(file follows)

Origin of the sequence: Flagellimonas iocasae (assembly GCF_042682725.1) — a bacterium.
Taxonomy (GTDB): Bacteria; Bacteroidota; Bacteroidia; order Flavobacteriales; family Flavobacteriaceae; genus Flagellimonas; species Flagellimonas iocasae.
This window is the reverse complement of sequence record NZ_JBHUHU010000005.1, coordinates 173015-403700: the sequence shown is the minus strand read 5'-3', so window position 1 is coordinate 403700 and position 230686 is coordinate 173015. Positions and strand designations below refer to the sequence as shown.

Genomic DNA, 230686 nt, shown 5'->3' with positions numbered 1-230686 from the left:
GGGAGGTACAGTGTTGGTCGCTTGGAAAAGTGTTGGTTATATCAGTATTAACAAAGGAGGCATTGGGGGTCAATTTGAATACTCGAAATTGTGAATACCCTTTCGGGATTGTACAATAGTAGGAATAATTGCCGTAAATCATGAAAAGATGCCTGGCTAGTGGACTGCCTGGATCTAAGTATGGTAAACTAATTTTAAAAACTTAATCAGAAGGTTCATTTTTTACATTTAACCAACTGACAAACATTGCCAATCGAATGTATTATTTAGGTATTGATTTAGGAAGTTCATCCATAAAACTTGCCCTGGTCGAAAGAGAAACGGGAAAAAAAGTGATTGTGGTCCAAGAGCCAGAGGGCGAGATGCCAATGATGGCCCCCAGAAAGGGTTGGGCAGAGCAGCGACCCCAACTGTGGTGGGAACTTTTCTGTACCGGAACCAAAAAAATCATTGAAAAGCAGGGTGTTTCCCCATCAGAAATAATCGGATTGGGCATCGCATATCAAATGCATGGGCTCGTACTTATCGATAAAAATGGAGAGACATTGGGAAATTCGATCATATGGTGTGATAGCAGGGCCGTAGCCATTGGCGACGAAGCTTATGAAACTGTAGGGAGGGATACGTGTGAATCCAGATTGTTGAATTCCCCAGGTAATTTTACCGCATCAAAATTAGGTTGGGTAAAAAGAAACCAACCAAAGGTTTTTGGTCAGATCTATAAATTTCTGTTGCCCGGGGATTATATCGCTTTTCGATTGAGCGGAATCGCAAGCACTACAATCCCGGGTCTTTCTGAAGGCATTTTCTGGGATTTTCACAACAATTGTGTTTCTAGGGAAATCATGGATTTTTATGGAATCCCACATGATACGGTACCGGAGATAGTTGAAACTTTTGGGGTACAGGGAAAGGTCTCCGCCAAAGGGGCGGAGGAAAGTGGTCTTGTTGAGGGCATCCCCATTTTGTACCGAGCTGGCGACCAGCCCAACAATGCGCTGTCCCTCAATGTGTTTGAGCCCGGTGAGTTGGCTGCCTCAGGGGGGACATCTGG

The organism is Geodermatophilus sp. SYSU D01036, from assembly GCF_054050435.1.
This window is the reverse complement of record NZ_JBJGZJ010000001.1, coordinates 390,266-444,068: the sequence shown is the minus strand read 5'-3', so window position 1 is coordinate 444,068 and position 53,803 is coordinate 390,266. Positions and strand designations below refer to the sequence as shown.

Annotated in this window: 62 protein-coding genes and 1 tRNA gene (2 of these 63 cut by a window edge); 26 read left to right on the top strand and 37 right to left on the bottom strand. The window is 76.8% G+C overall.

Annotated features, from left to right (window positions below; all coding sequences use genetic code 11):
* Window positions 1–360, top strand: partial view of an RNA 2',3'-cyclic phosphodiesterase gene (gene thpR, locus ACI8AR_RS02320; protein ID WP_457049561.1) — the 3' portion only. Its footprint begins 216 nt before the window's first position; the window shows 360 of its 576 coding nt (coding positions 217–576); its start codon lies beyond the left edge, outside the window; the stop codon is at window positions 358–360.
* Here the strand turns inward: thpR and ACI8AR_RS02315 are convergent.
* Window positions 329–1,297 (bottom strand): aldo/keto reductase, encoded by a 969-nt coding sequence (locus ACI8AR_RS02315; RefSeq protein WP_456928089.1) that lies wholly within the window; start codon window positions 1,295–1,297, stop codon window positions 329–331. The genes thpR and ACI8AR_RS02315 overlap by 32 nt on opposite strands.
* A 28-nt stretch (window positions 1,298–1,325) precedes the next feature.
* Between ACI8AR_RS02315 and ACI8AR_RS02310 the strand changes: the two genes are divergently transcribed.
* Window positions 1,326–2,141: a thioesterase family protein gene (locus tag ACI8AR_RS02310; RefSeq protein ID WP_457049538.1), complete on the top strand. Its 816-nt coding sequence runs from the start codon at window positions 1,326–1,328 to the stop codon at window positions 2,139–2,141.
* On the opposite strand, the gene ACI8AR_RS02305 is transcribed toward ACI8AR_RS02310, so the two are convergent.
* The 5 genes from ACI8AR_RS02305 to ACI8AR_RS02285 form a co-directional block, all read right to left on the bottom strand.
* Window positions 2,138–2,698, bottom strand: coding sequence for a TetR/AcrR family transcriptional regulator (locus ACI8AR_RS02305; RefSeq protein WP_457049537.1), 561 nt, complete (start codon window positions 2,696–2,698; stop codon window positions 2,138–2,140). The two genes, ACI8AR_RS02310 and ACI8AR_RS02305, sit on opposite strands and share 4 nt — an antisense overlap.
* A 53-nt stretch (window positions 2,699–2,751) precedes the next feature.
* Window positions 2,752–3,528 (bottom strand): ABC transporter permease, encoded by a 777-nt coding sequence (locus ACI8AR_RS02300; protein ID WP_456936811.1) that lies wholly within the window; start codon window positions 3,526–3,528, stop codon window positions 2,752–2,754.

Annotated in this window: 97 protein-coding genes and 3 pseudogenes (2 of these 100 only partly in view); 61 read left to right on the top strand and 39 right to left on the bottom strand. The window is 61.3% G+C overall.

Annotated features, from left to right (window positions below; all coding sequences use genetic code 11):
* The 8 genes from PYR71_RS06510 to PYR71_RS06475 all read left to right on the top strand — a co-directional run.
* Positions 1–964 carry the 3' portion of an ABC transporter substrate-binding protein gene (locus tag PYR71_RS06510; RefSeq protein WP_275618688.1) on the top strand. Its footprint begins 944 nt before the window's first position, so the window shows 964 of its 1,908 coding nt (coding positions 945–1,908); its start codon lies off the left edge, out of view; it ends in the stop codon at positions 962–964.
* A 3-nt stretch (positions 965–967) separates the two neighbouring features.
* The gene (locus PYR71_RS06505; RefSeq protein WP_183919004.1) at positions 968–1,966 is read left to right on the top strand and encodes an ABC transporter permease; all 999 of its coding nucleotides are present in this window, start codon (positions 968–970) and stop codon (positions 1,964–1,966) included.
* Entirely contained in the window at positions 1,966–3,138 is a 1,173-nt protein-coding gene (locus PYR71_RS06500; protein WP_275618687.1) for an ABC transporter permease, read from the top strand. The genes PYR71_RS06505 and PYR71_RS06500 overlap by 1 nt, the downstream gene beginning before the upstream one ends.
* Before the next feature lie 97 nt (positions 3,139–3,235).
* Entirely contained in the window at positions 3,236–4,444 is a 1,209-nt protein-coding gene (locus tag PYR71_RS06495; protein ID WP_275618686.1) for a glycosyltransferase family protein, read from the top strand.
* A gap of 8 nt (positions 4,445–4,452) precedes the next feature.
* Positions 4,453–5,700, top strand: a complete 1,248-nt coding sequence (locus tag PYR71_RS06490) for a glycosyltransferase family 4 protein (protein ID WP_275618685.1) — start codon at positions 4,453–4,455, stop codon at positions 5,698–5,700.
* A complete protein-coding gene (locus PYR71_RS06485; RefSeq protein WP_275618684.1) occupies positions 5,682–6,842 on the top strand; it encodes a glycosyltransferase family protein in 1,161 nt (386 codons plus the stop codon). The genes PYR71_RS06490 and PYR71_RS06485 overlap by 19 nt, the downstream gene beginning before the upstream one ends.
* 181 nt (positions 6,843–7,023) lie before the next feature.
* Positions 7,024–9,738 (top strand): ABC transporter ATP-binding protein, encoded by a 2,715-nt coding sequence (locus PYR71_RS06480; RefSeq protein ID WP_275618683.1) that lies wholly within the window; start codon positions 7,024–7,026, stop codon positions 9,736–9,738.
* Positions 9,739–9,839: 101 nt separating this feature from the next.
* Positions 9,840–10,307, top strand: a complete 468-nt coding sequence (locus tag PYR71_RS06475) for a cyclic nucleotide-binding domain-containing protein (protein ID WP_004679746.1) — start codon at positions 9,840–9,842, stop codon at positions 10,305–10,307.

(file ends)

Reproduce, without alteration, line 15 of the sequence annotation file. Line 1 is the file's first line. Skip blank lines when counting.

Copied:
* Window positions 1,326–2,141: a thioesterase family protein gene (locus tag ACI8AR_RS02310; RefSeq protein ID WP_457049538.1), complete on the top strand. Its 816-nt coding sequence runs from the start codon at window positions 1,326–1,328 to the stop codon at window positions 2,139–2,141.